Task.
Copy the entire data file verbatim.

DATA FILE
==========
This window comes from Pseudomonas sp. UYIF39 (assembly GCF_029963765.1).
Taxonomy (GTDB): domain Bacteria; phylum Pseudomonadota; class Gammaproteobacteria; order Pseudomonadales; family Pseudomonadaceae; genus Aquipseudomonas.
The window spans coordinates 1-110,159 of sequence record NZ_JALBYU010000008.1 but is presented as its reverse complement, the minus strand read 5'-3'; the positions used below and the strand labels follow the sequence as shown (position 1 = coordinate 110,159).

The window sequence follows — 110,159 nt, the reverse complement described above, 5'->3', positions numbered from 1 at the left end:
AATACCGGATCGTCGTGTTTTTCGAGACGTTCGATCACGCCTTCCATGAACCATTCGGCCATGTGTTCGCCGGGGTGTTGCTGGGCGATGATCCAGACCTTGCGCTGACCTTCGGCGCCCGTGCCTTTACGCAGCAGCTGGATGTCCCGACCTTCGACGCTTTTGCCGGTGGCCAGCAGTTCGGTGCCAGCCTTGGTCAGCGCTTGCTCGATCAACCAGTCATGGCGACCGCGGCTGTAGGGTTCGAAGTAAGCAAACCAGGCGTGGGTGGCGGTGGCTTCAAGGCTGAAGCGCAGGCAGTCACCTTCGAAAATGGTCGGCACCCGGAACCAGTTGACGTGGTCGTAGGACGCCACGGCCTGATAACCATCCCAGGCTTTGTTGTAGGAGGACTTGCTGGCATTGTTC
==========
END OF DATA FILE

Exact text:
This window comes from Pseudomonas sp. UYIF39 (assembly GCF_029963765.1).
Taxonomy (GTDB): domain Bacteria; phylum Pseudomonadota; class Gammaproteobacteria; order Pseudomonadales; family Pseudomonadaceae; genus Aquipseudomonas.
The window spans coordinates 1-110,159 of sequence record NZ_JALBYU010000008.1 but is presented as its reverse complement, the minus strand read 5'-3'; the positions used below and the strand labels follow the sequence as shown (position 1 = coordinate 110,159).

The window sequence follows — 110,159 nt, the reverse complement described above, 5'->3', positions numbered from 1 at the left end:
AATACCGGATCGTCGTGTTTTTCGAGACGTTCGATCACGCCTTCCATGAACCATTCGGCCATGTGTTCGCCGGGGTGTTGCTGGGCGATGATCCAGACCTTGCGCTGACCTTCGGCGCCCGTGCCTTTACGCAGCAGCTGGATGTCCCGACCTTCGACGCTTTTGCCGGTGGCCAGCAGTTCGGTGCCAGCCTTGGTCAGCGCTTGCTCGATCAACCAGTCATGGCGACCGCGGCTGTAGGGTTCGAAGTAAGCAAACCAGGCGTGGGTGGCGGTGGCTTCAAGGCTGAAGCGCAGGCAGTCACCTTCGAAAATGGTCGGCACCCGGAACCAGTTGACGTGGTCGTAGGACGCCACGGCCTGATAACCATCCCAGGCTTTGTTGTAGGAGGACTTGCTGGCATTGTTC